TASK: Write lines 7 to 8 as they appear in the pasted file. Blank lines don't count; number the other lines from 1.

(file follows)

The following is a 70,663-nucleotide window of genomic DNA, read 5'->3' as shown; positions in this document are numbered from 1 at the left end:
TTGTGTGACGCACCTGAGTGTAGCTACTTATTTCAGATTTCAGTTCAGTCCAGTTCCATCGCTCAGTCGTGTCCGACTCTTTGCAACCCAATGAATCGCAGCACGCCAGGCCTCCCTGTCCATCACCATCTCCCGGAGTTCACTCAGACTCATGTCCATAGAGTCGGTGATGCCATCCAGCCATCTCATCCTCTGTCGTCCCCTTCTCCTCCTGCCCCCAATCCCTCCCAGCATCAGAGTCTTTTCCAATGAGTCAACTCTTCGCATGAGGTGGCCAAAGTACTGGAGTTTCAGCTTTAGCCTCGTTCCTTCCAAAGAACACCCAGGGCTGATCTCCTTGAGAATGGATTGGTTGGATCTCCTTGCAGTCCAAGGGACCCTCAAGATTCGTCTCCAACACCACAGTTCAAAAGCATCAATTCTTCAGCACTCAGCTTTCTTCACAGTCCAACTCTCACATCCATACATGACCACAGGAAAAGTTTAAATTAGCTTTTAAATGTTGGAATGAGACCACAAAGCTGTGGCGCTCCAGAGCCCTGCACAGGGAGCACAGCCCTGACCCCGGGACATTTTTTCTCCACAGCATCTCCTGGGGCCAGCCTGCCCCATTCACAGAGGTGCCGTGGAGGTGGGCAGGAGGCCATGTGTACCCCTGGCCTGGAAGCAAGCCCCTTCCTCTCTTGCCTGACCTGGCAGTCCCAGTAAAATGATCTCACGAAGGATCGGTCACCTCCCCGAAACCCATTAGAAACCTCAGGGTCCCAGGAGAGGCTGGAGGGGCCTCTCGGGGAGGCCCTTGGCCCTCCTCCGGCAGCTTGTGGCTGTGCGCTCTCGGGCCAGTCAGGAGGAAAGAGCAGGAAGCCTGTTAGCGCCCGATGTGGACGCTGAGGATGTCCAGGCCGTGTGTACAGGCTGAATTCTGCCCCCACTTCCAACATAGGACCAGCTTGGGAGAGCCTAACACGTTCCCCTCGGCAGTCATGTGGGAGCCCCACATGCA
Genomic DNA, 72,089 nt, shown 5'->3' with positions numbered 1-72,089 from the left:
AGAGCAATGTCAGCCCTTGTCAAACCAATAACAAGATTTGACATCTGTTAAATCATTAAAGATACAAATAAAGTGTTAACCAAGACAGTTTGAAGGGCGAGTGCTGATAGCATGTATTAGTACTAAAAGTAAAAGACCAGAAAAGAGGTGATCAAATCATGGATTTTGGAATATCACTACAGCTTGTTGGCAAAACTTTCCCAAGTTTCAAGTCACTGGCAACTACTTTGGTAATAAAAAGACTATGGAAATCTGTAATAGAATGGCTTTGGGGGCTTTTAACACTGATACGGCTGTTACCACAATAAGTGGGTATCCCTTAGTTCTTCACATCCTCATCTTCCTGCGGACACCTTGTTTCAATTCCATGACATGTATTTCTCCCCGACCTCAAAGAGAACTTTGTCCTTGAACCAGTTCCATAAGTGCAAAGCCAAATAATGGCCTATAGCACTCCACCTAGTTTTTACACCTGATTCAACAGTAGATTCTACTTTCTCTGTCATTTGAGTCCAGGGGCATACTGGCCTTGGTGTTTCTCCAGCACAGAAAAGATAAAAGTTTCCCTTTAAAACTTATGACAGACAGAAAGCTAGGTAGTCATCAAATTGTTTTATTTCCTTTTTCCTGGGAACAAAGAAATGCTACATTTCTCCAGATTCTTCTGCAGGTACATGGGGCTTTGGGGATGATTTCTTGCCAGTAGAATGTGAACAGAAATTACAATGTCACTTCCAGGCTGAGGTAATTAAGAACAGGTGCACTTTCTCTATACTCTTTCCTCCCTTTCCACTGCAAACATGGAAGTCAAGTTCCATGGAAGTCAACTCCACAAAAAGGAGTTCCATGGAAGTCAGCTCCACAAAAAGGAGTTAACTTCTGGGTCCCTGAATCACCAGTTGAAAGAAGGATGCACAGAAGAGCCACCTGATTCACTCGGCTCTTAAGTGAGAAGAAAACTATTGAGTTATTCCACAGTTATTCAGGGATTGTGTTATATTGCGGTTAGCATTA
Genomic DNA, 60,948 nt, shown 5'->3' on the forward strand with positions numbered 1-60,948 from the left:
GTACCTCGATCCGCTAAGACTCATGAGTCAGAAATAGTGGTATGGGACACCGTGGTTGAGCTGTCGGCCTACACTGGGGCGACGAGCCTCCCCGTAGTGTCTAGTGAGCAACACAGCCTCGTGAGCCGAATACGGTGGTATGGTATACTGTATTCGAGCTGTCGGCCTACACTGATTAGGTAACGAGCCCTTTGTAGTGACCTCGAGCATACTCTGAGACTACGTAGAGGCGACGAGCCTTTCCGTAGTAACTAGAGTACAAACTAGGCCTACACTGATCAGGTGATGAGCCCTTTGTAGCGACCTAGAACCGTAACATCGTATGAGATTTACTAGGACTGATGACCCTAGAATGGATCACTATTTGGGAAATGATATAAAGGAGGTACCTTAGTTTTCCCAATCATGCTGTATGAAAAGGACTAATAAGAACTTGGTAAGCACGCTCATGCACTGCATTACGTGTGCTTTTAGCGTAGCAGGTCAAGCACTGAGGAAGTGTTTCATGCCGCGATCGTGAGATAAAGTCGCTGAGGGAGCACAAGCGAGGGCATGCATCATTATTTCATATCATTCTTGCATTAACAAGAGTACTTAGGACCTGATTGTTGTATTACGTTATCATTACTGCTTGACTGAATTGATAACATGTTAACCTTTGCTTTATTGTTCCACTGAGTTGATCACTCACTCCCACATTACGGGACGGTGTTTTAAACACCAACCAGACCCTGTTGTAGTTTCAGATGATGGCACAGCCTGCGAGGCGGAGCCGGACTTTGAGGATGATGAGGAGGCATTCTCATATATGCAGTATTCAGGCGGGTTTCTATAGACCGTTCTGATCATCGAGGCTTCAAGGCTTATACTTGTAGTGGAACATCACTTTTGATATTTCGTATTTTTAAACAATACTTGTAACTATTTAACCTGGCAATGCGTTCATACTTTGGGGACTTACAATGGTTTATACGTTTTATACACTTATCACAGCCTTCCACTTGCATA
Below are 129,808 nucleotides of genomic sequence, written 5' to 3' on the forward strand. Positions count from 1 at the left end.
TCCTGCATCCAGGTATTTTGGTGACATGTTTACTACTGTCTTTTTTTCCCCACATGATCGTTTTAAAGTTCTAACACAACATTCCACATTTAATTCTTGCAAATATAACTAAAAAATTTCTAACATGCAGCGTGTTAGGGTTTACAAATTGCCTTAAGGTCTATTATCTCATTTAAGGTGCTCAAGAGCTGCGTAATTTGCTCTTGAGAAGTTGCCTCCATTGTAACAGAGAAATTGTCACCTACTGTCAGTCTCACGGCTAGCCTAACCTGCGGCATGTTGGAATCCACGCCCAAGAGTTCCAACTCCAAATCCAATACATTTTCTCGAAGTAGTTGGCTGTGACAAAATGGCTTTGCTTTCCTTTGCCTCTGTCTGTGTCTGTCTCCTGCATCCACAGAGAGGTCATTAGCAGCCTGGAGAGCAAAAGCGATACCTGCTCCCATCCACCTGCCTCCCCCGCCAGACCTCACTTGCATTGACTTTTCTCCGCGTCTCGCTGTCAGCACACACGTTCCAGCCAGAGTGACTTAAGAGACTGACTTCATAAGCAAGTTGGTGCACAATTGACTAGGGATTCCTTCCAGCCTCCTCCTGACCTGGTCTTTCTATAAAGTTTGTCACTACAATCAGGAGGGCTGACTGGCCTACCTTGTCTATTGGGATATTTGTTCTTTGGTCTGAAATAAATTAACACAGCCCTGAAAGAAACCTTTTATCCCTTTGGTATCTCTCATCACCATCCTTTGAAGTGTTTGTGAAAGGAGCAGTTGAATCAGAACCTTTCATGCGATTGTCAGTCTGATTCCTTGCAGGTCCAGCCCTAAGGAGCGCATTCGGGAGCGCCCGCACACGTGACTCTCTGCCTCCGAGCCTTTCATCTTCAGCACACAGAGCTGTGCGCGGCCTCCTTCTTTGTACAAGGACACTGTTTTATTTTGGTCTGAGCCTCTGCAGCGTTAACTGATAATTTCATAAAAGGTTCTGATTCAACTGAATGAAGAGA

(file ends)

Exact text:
Below are 129,808 nucleotides of genomic sequence, written 5' to 3' on the forward strand. Positions count from 1 at the left end.
TCCTGCATCCAGGTATTTTGGTGACATGTTTACTACTGTCTTTTTTTCCCCACATGATCGTTTTAAAGTTCTAACACAACATTCCACATTTAATTCTTGCAAATATAACTAAAAAATTTCTAACATGCAGCGTGTTAGGGTTTACAAATTGCCTTAAGGTCTATTATCTCATTTAAGGTGCTCAAGAGCTGCGTAATTTGCTCTTGAGAAGTTGCCTCCATTGTAACAGAGAAATTGTCACCTACTGTCAGTCTCACGGCTAGCCTAACCTGCGGCATGTTGGAATCCACGCCCAAGAGTTCCAACTCCAAATCCAATACATTTTCTCGAAGTAGTTGGCTGTGACAAAATGGCTTTGCTTTCCTTTGCCTCTGTCTGTGTCTGTCTCCTGCATCCACAGAGAGGTCATTAGCAGCCTGGAGAGCAAAAGCGATACCTGCTCCCATCCACCTGCCTCCCCCGCCAGACCTCACTTGCATTGACTTTTCTCCGCGTCTCGCTGTCAGCACACACGTTCCAGCCAGAGTGACTTAAGAGACTGACTTCATAAGCAAGTTGGTGCACAATTGACTAGGGATTCCTTCCAGCCTCCTCCTGACCTGGTCTTTCTATAAAGTTTGTCACTACAATCAGGAGGGCTGACTGGCCTACCTTGTCTATTGGGATATTTGTTCTTTGGTCTGAAATAAATTAACACAGCCCTGAAAGAAACCTTTTATCCCTTTGGTATCTCTCATCACCATCCTTTGAAGTGTTTGTGAAAGGAGCAGTTGAATCAGAACCTTTCATGCGATTGTCAGTCTGATTCCTTGCAGGTCCAGCCCTAAGGAGCGCATTCGGGAGCGCCCGCACACGTGACTCTCTGCCTCCGAGCCTTTCATCTTCAGCACACAGAGCTGTGCGCGGCCTCCTTCTTTGTACAAGGACACTGTTTTATTTTGGTCTGAGCCTCTGCAGCGTTAACTGATAATTTCATAAAAGGTTCTGATTCAACTGAATGAAGAGA